4 Tips to Get a Better Night's Sleep

4 Tips to Get a Better Night's Sleep

Jun 15, 2021, 7:46:02 AM Life and Styles

It's hard to overstate the importance of a good night's sleep. We're all familiar with the consequences of staying up too late and/or drinking a few too many adult beverages before bed. It's not just about how you feel the next morning, though. Proper sleep is crucial for proper functioning, and you need to get on a good bedtime schedule if you haven't already. Chronic lack of sleep, whether it's due to stress, insomnia, chronic pain, or anything else can have serious negative side effects that impair your ability to concentrate and think clearly. Serious, long term effects of sleep deprivation can include high blood pressure, poor immune function, weight gain, altered mood, increased risk for heart disease, and many more.

While the need for a good night's rest is clear, the act of getting it isn't always so simple, even if you have adequate time. Especially in a digital world, constant stressors and bombardments of information can easily keep you up at night. Here are just a few tips to counteract these issues and reduce your sleep problems.

1. Create a routine sleep schedule.

It can be difficult to set a sleep schedule and stick to it, especially if you have a job with inconsistent hours, but it really is the best way to get on the right track. Healthy adults need at least seven hours of sleep, so for best results, try to carve out an eight-hour block of time that you can dedicate to sleep. Surround yourself by a calming environment a little beforehand, if at all possible, to induce drowsiness. Even if you just lie there for the bulk of most nights as you get used to the schedule, you'll likely still find yourself able to wake with more energy.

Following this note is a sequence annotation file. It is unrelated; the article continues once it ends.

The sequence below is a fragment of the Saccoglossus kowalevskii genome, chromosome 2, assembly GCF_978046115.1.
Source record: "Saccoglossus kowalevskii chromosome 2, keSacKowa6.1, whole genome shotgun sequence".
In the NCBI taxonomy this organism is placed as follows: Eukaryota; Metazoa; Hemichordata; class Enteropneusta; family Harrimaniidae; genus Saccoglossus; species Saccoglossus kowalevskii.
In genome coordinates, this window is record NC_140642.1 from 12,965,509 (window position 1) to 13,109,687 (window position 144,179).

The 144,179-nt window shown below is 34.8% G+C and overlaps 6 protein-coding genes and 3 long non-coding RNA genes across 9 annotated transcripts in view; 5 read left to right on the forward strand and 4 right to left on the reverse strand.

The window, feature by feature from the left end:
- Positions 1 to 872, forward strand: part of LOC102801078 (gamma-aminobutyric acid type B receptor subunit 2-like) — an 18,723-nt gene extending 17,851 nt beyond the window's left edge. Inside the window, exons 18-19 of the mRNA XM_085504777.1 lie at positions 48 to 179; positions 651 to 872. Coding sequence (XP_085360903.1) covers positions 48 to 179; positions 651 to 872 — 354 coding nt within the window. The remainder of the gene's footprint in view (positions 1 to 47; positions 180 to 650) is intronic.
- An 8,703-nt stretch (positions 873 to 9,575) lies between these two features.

2. Stick to a healthy diet.

What you eat and how you sleep are tied together more than you may think. Hopefully, you haven't been drinking soda in an attempt to cure dry mouth right before bed, but cutting out excess sugar may not be enough on its own. Fortunately, diet adjustments for sleep don't have to be complicated. Just avoiding high-fat and high-protein foods during your last meal each day can make a significant difference. If you tend to have an active appetite at night, try to slowly switch over to healthier alternatives.

3. Exercise during the day.

Many people with office jobs or with long days working at home may find it difficult to get enough physical activity in. Unfortunately, a lack of proper exercise can have plenty of bad side effects, sleep issues included. While it may be tempting to put off your workout until after you're finished at work, exercising too close to bedtime can keep your mind active and result in poor sleep. Getting proper activity in early in the day, however, can help prepare your body for bed and improve your sleep-wake cycle.

4. Try CBD and other health supplements.

The cannabis plant has been known to possess sleep inducing properties for centuries, but considering the illegality of THC in many areas, it's a better idea to go with cannabidiol (CBD). This is a cannabinoid found naturally in the hemp plant, and in the central nervous system, but unlike THC, it doesn't produce any psychoactive effects. While only one medication utilizing CBD has been cleared by the U.S. Food and Drug Administration to treat Parkinson's disease, many users of CBD products swear by CBD for sleep.

CBD reacts with the body's endocannabinoid system to help maintain homeostasis and promote relaxation. Some users find that CBD oil and creams help with muscle pain and other symptoms as well, which can easily aid sleep. Thanks to the passing of the 2018 Farm Bill, industrial hemp products are legal throughout the United States, so obtaining CBD to promote sleep shouldn't be too difficult. Just remember to consult your doctor to see if it's right for you, and talk about proper dosage.

Published by Ravinder Malik

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